Sierra was one of the pioneers of early PC gaming and King’s Quest was arguably their most popular series during that early age. The peak of the series – which I would say was 5 and 6 – was a long, long time ago and adventure games have changed drastically over the last twenty-something years. Now it’s 2015 and Sierra has reemerged under Activision and a new, episodic King’s Quest is upon us. The first episode, A Knight to Remember, manages to bring a familiar feeling to classic King’s Quest players while still bringing King Graham into the 21st century.
If you played Telltale’s brand of adventure games, King’s Quest might be a bit of a shock to you. Titles like The Walking Dead and The Wolf Among Us lean heavily on telling an immersive, serious story but lack in true gameplay. King’s Quest, on the other hand, is an adventure game through and through, which surprisingly feels like a breath of fresh air in the genre. Expect to pick up a lot of items and use them in straightforward and not so straightforward ways. You’ll revisit areas and solve puzzles in clever and sometimes wacky ways. There are also newer gameplay mechanics with simple platforming and QTEs for action sequences, which you’ll either like or hate (I’m of the former when it comes to QTEs).
For fans of the original series, A Knight to Remember definitely feels like the proper evolutionary step from those 20 year old games. Many of the puzzles and the way you solve them feel familiar but there are many that simply couldn’t have been done back in that day. My favorite of which was one where you wrap yarn around various pegs in attempt to trip your pursuer. It’s cool to wind the yarn into whatever configuration you desire and it feels incredibly unique. There are also elements of choice woven naturally into the game that affect small elements and change up the order your progress through the game and how it happens. There are also choices that will supposedly have “long reaching effect” that are not witnessed within this episode.
A Knight to Remember is told through a framed narrative, as an aged King Graham, voiced by the spectacular Christopher Lloyd, regales his granddaughter with the various adventures of his younger self. That means you get to hear Doc Brown narrate essentially the entire game, which is certainly a treat. The majority of the first episode revolves on a young Graham as he enters a tournament to become a knight of Daventry. He is tasked to compete in various events, all while outmatched by opponents that are clearly more talented than him. While a little cliche, Graham succeeds through wit, will and sometimes pure luck.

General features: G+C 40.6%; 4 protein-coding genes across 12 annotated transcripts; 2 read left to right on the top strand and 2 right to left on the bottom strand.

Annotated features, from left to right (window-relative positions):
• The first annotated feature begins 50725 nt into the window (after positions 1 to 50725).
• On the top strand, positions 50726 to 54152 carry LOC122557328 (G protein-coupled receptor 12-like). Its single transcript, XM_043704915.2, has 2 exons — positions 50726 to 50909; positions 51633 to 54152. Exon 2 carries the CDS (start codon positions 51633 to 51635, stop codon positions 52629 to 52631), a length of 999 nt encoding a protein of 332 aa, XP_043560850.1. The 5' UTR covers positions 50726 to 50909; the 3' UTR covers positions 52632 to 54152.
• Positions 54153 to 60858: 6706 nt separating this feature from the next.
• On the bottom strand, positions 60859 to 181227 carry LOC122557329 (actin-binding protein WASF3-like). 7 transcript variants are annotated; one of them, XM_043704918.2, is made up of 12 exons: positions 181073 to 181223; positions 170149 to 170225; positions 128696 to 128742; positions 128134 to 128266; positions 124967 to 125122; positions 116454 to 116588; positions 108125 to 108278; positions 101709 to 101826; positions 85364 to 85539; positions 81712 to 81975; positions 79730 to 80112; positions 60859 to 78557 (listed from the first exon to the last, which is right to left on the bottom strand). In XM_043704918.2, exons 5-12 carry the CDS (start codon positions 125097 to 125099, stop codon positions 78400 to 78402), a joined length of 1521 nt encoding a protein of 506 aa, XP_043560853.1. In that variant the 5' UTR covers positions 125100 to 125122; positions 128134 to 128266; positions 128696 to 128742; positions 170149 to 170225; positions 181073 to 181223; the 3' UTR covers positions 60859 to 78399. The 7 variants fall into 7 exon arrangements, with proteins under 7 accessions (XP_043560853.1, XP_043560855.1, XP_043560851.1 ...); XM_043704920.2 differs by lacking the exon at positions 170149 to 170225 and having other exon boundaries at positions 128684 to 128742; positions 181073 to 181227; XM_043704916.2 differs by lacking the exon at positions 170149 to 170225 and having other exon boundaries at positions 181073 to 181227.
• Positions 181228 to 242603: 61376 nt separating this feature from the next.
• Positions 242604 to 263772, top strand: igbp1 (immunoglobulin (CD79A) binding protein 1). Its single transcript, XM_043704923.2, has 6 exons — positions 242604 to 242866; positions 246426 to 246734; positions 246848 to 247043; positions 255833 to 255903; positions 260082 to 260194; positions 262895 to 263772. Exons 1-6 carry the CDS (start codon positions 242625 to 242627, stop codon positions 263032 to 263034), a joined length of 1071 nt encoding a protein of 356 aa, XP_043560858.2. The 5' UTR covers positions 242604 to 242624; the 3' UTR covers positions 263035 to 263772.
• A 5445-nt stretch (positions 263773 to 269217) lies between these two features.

King’s Quest always had a little bit of goofiness to it but A Knight to Remember introduces an entirely new brand of silliness to Daventry. The various characters are well voiced throughout, including the young Graham, whose constant positivity and schoolgirl-esque outbursts steal the show. The entire plot mimics The Princess Bride with feats of strength, speed and brain so it’s only fitting that Wallace Shawn voices a knight of small stature who challenges you to a battle of wit involving potions. The other opponents are fun as well, including a large knight with a pet squirrel hidden in his armor and a knight who loves to boast about himself.
The only real area that King’s Quest disappoints in its controls. This is a game mimicked after Telltale games which means long gone are point and click controls, replaced with WASD keyboard controls. What this really boils down to is that this game is really meant to be played with a controller. As long as you can get over that, you’ll find that everything works perfectly fine. It’s just disappointing that there isn’t any option for classic point and click controls for those surely expecting it from a game like this.
A Knight to Remember is also on the long side from what we’ve come to expect from these episodic adventure games. Expect to get 4-5 hours from your first playthrough, providing a meatier experience that doesn’t really falter at any point throughout. That is, when you are playing as Graham. There is an entire side story revolving around the granddaughter and old King Graham that is severely underdeveloped and just not filled with as much fun and cleverness. I’m sure over the course of the rest of the episodes this will get fleshed out more but here it feels a bit unnecessary, although it’s a very small part of the overall experience.
King’s Quest: A Knight to Remember proves that adventure games have a life beyond the Telltale formula. It offers a retelling of King Graham’s tale that I look forward to seeing evolve throughout the series. It’s refreshing to play an adventure game that features traditional gameplay in addition to a fun story. Plus the bright, cheery world of Daventry is great to experience and the characters are wonderful. Go into it with a bit of nostalgia and a controller in your hand and you will have a great time.
SCORE: 8.5 out of 10
A code for King’s Quest: A Knight To Remember was provided to Pixel Related for review.